Coronavirus: Spain overtakes China in total death toll

Coronavirus: Spain overtakes China in total death toll

Spain and Italy once again announced high numbers of fatalities on Wednesday as countries across Europe continued to battle the spread of coronavirus

Spain reported 738 new deaths in one day on Wednesday while Italy announced 683. The two countries have the highest fatality rate in the global pandemic.

The spread of the COVID-19 coronavirus pandemic “threatens the whole humanity”, the United Nations director-general Antonio Guterres said on Wednesday, as Spain surpassed China in the overall number of COVID-19 deaths.

Spain has exceeded this Wednesday the figure of 3,000 deaths with coronavirus, with 3,432 deaths since the start of the outbreak and 47,610 cases , just on the day one month after the notification of the first death of a person with COVID-19 . These figures exceed the deaths reported by China , 3,274. In addition, the date becomes the second consecutive day with the most new cases registered, 7,934

Taking into account the start of the outbreak on the first day with around twenty cases reported by each country, the number of deaths in Spain is advancing at a faster rate than that of Italy , whose infections are ten days ahead. On its 23rd day of the outbreak, Spain registered 1,625 deaths more than those reported by Italy on March 15th, when the same number of contagion days was completed, 1,809.

With respect to other countries, Spain has 1,913 more deaths than China on its twenty-third day , when it counted 1,809 deaths; 2,581 more than Iran (853); 2,872 more than France (562) or 3,153 more than the United Kingdom (281).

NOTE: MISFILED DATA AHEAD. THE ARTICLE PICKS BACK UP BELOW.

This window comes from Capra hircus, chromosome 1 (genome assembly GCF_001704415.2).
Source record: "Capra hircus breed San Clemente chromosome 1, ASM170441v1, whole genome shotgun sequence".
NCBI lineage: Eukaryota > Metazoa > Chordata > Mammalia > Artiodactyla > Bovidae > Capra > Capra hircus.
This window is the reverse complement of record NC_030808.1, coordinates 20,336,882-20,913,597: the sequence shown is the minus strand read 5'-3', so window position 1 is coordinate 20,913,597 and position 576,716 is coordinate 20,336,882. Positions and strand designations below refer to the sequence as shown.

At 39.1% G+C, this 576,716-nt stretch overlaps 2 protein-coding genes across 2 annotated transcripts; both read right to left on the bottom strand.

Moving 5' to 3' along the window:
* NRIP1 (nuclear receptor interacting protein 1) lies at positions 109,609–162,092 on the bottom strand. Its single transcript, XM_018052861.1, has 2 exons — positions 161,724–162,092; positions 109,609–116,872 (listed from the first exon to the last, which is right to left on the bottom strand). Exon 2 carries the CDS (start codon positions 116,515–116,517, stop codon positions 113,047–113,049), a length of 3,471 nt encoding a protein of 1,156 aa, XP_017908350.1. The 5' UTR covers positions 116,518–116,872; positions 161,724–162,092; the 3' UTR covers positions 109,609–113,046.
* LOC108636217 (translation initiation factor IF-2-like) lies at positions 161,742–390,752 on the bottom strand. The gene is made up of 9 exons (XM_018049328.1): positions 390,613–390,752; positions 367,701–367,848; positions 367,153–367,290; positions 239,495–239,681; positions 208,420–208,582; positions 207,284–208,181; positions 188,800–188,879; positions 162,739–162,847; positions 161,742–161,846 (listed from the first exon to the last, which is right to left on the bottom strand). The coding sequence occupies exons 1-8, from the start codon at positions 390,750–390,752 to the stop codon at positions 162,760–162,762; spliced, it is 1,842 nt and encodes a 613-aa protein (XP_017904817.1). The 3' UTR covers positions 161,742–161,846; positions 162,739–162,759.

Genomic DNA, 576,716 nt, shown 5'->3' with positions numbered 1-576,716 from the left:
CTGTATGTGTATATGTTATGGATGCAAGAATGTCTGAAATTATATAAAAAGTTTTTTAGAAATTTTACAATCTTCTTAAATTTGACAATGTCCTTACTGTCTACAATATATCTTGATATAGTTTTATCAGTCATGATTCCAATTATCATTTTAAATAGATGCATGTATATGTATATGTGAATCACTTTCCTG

With 3,432 deaths, 27.37% more than Tuesday (738 new in a single day), Spain has also surpassed China in number of deaths 38 days before the Asian country took to reach a similar figure and four days before what Italy did . Specifically, Spain has registered 160 more deaths this Wednesday than China , which has so far 3,274 deaths.

The first cases registered in China by the WHO and Johns Hopkins University occurred 61 days ago, on January 22, 2020, and the contagion began to spread in Spain on March 28, despite the existence of records of previous cases.

Record of infections in 24 hours
On the other hand, Spain has also registered the greatest increase in new cases since the start of the outbreak : 7,937 new infections, representing a growth of 20% in 24 hours. These figures, which represented an increase of 19.9% ​​from Monday to Tuesday, represent the highest percentage growth since March 21, when Spain reached 24,926 infections and recorded a 24.75% daily growth.

Europe at a glance.

France is withdrawing troops from Iraq due to the pandemic.

France has around 200 military personnel working in Iraq, mostly training local armed forces or in the coalition’s Baghdad headquarters.

“In coordination with the Iraqi government, the coalition has decided to adjust its deployments in Iraq and provisionally suspend training activities,” it said in a statement.

The UK has already announced it will withdraw some of its troops, as have the Czech Republic.

India on Tuesday started implementing the world’s biggest lockdown of 1.3 billion people, following the example of a number of countries, especially in Europe, which remains the global coronavirus hotspot.